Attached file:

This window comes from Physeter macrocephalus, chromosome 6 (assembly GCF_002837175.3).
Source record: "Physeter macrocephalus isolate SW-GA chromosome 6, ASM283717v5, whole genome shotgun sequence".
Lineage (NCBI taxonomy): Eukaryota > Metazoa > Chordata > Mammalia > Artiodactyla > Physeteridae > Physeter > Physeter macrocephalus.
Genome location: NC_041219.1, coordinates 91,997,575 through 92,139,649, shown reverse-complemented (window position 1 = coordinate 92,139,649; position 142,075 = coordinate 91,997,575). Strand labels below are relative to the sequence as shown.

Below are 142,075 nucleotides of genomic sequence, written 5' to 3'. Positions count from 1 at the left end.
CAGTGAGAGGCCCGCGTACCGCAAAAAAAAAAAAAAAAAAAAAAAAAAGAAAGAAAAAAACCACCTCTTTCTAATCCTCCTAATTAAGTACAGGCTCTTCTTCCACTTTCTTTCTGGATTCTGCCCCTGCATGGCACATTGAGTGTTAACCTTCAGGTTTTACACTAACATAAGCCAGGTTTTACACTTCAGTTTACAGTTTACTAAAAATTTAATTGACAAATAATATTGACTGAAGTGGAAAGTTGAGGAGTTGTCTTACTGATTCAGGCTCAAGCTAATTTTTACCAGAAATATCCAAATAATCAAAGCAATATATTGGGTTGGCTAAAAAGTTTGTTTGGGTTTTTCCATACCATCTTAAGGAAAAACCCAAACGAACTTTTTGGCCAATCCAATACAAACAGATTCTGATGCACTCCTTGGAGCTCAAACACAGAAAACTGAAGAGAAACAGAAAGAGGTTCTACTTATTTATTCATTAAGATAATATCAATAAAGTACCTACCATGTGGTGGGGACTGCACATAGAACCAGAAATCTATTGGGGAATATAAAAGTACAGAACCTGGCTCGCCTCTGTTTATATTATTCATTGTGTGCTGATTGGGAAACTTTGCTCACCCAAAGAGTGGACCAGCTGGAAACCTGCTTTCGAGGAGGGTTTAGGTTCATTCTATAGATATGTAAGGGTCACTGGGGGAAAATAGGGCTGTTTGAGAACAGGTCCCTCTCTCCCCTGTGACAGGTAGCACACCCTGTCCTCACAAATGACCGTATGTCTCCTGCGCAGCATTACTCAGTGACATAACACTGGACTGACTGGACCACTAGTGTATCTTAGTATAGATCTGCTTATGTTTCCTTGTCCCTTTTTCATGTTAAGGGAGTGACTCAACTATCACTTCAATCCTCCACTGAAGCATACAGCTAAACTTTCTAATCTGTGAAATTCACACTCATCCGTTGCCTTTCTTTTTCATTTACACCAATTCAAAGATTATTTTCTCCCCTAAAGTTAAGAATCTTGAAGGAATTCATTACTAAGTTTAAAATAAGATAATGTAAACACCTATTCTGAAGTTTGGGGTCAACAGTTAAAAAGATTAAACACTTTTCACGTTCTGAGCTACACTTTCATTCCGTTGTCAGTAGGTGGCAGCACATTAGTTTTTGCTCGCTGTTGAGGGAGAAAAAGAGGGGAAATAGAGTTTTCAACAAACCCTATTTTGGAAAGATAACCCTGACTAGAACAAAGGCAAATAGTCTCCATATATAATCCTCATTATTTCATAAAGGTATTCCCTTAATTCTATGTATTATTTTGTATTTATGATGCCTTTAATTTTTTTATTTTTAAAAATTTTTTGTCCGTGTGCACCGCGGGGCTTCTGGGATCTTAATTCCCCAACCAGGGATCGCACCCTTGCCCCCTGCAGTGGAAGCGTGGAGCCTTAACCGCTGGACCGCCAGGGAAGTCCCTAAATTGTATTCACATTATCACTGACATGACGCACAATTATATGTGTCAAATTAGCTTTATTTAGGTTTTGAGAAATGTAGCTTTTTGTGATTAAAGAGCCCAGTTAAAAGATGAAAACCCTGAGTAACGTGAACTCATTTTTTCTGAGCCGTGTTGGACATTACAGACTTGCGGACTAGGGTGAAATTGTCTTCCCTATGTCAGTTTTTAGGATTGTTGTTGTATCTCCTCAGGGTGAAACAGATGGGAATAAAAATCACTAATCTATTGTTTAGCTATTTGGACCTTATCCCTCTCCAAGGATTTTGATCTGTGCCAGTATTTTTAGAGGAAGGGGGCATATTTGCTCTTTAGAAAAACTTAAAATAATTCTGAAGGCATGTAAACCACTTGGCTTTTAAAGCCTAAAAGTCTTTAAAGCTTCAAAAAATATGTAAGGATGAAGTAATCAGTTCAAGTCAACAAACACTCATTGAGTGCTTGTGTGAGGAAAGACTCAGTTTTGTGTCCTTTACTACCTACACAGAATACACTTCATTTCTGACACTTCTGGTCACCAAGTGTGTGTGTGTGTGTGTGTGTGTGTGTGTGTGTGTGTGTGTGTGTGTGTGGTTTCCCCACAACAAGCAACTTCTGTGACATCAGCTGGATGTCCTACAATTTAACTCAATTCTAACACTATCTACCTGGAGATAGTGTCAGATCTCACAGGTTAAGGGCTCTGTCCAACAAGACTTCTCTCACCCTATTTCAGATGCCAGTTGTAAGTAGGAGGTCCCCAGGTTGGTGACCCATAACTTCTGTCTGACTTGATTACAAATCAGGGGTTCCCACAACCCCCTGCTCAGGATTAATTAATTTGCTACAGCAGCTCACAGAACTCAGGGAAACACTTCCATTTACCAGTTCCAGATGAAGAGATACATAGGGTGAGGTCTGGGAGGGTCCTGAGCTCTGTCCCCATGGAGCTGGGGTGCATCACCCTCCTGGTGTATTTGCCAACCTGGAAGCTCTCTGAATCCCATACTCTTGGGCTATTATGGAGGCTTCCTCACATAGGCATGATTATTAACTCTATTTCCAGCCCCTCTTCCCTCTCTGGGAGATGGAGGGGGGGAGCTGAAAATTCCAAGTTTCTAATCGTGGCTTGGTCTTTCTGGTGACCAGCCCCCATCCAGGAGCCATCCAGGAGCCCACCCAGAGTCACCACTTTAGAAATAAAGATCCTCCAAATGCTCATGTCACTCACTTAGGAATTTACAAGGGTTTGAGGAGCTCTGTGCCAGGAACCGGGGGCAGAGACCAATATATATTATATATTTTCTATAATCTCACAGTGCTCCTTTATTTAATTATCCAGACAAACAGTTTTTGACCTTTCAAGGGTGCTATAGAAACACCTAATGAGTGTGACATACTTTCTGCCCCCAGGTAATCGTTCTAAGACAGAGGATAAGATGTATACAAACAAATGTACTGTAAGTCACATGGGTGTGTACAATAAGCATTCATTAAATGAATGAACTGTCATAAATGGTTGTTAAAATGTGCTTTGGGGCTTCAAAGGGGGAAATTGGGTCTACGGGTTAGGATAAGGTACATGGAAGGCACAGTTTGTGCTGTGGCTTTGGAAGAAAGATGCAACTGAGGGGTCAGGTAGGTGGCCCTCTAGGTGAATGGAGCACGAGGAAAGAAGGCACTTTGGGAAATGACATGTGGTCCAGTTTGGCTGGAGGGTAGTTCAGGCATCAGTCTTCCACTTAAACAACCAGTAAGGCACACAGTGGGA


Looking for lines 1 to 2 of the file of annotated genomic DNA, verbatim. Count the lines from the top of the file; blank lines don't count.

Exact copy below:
This window comes from Physeter macrocephalus, chromosome 6 (assembly GCF_002837175.3).
Source record: "Physeter macrocephalus isolate SW-GA chromosome 6, ASM283717v5, whole genome shotgun sequence".